One famous training ground for this talent has been Chicago's Second City improv comedy group. Another has been our neighbor to the north: Canada natives include executive producer Lorne Michaels and former cast members Dan Aykroyd, Martin Short, Phil Hartman, Mike Myers, and others. But dig a little deeper into the archives and another common thread is revealed.
With Billy Crystal (TSOA '70), Molly Shannon (TSOA '87), Adam Sandler (TSOA '88), writer Tim Herlihy (STERN '88, LAW '92), cartoonist Robert Smigel (WSUC '83), musical director Lenny Pickett (adjunct professor at Steinhardt), as well as Alec Baldwin (TSOA '94), who is one behind Steve Martin's record 14 appearances as host, NYU has left a legacy on SNL that continues today with Andy Samberg (TSOA '00), and numerous others behind the scenes. Even Michaels, the show's original and enduring architect, has an NYU connection as a member of the TSOA Dean's Council.
The following is a pictorial history of some of the SNL characters and works brought to life by alumni…
When Andy Samberg (pictured with Tisch Dean's Council co-chair Alec Baldwin) was a kid in the late 1980s, he would flip on the TV most Saturday nights at 11:30, hoping to catch his favorite show: the World Wrestling Federation's Saturday Night's Main Event. But that program aired only occasionally and, though dejected, he'd often watch NBC's alternative—a silly sketch comedy show that made him laugh despite jokes that went over his head. As the years went by, he understood more and more of the gags, and eventually started looking forward to the satire instead of the staged wrestling. "What appealed to me is what still appeals to me," says the 29-year-old cast member. "You could just tell the people there were having fun." A California native, Samberg picked up an Emmy Award in 2007 for writing the SNL Digital Short "Dick in a Box" (which he performed with host Justin Timberlake), and has made a name for himself with other shorts—including the mock-rap "Lazy Sunday"—that have attracted millions of additional viewers online. While his film career is blooming, Samberg, who wrote about his dream to be on SNL in his application to NYU, intends to keep honing his skills in Studio 8H. "I'm just happy to be there," Samberg says, "and just trying to be funny enough not to get fired."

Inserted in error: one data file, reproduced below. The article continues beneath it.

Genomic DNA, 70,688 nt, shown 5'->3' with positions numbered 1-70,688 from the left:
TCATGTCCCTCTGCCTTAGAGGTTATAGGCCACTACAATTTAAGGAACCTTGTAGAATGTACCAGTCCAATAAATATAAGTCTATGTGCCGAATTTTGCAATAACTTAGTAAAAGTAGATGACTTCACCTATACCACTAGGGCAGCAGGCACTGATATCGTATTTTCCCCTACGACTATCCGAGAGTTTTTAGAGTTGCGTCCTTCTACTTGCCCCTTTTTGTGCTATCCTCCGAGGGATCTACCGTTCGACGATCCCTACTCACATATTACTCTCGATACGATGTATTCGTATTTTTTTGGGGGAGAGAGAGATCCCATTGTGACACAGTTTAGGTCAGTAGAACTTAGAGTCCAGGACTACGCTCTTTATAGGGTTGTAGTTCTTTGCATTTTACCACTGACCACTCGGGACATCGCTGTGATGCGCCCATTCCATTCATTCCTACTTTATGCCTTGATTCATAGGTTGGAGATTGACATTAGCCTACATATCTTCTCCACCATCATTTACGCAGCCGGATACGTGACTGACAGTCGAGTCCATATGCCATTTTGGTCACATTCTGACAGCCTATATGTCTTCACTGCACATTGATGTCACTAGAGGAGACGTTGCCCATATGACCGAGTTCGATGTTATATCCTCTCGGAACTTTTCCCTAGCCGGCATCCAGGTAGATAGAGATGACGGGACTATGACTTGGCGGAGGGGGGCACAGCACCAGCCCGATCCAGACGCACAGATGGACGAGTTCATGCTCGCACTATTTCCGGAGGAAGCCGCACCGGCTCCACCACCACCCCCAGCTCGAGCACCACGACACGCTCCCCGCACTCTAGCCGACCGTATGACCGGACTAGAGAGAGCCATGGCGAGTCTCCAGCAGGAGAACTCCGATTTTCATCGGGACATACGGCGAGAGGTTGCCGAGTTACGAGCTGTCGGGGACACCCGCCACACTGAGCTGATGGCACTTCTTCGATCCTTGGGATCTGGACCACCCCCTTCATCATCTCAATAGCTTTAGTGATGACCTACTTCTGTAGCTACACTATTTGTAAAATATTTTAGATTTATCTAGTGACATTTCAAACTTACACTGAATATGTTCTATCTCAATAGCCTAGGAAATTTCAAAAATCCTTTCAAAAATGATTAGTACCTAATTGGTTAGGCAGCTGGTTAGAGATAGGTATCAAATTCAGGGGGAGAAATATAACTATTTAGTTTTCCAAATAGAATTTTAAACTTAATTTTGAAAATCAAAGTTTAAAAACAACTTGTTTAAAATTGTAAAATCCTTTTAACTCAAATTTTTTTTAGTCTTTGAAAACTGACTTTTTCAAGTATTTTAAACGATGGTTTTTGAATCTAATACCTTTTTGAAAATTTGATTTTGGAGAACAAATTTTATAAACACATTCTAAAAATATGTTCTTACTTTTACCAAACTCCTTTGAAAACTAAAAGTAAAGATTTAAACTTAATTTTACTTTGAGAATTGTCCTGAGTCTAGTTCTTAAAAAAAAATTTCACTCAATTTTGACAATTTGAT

Molly Shannon tended toward more dramatic, "intense" roles in high school in Ohio, and only stumbled upon her funny bone while rehearsing for the Tisch Follies as an undergrad. "I had never thought about comedy," says the actress, who starred in 2007's Year of the Dog. "But once I was in character, I felt really free." Soon after the follies, Shannon discovered her humor resonated with fellow students. "People started telling me I should be on SNL," she says. Eight years and lots of hard work later, the coveted gig was hers.
Best remembered for such sketch roles as superstar Mary Katherine Gallagher and the high-kicking 50-year-old Sally O'Malley, Shannon was stunned to find herself ascend as a rookie cast member, quickly moved from the ending skits into the night's earlier, more prominent slots. Though she couldn't type, which hindered her ability to write sketches quickly, she endured six years of the "comedy boot camp" and thrived on the risk of taking creative chances. While some of her most off-the-wall characters scored big with audiences, she says there's always the chance that sometimes "you try and there's just crickets."
Musical director Lenny Pickett makes sure his band keeps the crowd's feet tapping between commercials and before the show. Though he never aspired to work in comedy, Pickett calls his experience on SNL "a musician's dream," allowing him to pick some of the world's best players for the group.
A member of the R&B/funk horn band Tower of Power in the 1970s and '80s, Pickett has played behind Elton John, David Bowie, and Talking Heads, among others. But having always had an interest in theater, he respects the unique collaboration that all of those on SNL—from the costumers to the makeup artists to the set designers—experience each Saturday night. "We get the best of the best because we're the last vestige of variety television," Pickett says. "We're making a piece of theater every week."
Photo © Mary Ellen Matthews